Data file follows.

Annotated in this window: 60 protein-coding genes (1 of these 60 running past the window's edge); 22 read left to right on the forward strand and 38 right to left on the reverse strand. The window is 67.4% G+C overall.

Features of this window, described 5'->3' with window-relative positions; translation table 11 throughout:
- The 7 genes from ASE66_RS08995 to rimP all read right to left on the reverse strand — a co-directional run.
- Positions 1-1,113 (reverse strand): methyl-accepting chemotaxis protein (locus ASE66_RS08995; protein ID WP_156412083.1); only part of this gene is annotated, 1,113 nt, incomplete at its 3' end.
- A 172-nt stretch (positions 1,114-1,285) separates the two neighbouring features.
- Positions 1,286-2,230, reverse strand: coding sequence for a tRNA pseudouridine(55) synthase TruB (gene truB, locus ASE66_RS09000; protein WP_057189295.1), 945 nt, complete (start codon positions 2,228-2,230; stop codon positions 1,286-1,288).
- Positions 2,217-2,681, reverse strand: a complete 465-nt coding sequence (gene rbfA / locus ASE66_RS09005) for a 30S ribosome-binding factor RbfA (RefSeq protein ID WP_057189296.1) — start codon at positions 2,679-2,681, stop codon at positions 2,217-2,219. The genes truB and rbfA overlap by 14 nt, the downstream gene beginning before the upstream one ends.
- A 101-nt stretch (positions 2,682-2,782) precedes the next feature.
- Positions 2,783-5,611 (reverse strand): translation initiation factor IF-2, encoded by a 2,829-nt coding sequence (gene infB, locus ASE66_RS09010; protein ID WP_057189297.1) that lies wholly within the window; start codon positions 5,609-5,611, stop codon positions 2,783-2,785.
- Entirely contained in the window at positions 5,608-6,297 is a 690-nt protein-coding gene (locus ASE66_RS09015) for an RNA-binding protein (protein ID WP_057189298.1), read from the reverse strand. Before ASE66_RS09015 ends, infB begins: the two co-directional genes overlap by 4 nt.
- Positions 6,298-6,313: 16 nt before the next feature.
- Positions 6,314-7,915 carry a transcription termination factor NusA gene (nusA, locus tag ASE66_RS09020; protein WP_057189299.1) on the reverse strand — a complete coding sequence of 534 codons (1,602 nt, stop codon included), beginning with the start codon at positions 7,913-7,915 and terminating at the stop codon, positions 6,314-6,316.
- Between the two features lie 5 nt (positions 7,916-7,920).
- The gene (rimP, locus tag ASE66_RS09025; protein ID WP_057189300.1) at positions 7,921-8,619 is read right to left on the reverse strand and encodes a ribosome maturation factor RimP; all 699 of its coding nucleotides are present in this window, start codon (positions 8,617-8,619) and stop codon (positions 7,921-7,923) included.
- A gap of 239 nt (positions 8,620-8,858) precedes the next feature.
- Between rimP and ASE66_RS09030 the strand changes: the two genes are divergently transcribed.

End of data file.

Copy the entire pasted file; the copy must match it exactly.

Annotated in this window: 60 protein-coding genes (1 of these 60 running past the window's edge); 22 read left to right on the forward strand and 38 right to left on the reverse strand. The window is 67.4% G+C overall.

Features of this window, described 5'->3' with window-relative positions; translation table 11 throughout:
- The 7 genes from ASE66_RS08995 to rimP all read right to left on the reverse strand — a co-directional run.
- Positions 1-1,113 (reverse strand): methyl-accepting chemotaxis protein (locus ASE66_RS08995; protein ID WP_156412083.1); only part of this gene is annotated, 1,113 nt, incomplete at its 3' end.
- A 172-nt stretch (positions 1,114-1,285) separates the two neighbouring features.
- Positions 1,286-2,230, reverse strand: coding sequence for a tRNA pseudouridine(55) synthase TruB (gene truB, locus ASE66_RS09000; protein WP_057189295.1), 945 nt, complete (start codon positions 2,228-2,230; stop codon positions 1,286-1,288).
- Positions 2,217-2,681, reverse strand: a complete 465-nt coding sequence (gene rbfA / locus ASE66_RS09005) for a 30S ribosome-binding factor RbfA (RefSeq protein ID WP_057189296.1) — start codon at positions 2,679-2,681, stop codon at positions 2,217-2,219. The genes truB and rbfA overlap by 14 nt, the downstream gene beginning before the upstream one ends.
- A 101-nt stretch (positions 2,682-2,782) precedes the next feature.
- Positions 2,783-5,611 (reverse strand): translation initiation factor IF-2, encoded by a 2,829-nt coding sequence (gene infB, locus ASE66_RS09010; protein ID WP_057189297.1) that lies wholly within the window; start codon positions 5,609-5,611, stop codon positions 2,783-2,785.
- Entirely contained in the window at positions 5,608-6,297 is a 690-nt protein-coding gene (locus ASE66_RS09015) for an RNA-binding protein (protein ID WP_057189298.1), read from the reverse strand. Before ASE66_RS09015 ends, infB begins: the two co-directional genes overlap by 4 nt.
- Positions 6,298-6,313: 16 nt before the next feature.
- Positions 6,314-7,915 carry a transcription termination factor NusA gene (nusA, locus tag ASE66_RS09020; protein WP_057189299.1) on the reverse strand — a complete coding sequence of 534 codons (1,602 nt, stop codon included), beginning with the start codon at positions 7,913-7,915 and terminating at the stop codon, positions 6,314-6,316.
- Between the two features lie 5 nt (positions 7,916-7,920).
- The gene (rimP, locus tag ASE66_RS09025; protein ID WP_057189300.1) at positions 7,921-8,619 is read right to left on the reverse strand and encodes a ribosome maturation factor RimP; all 699 of its coding nucleotides are present in this window, start codon (positions 8,617-8,619) and stop codon (positions 7,921-7,923) included.
- A gap of 239 nt (positions 8,620-8,858) precedes the next feature.
- Between rimP and ASE66_RS09030 the strand changes: the two genes are divergently transcribed.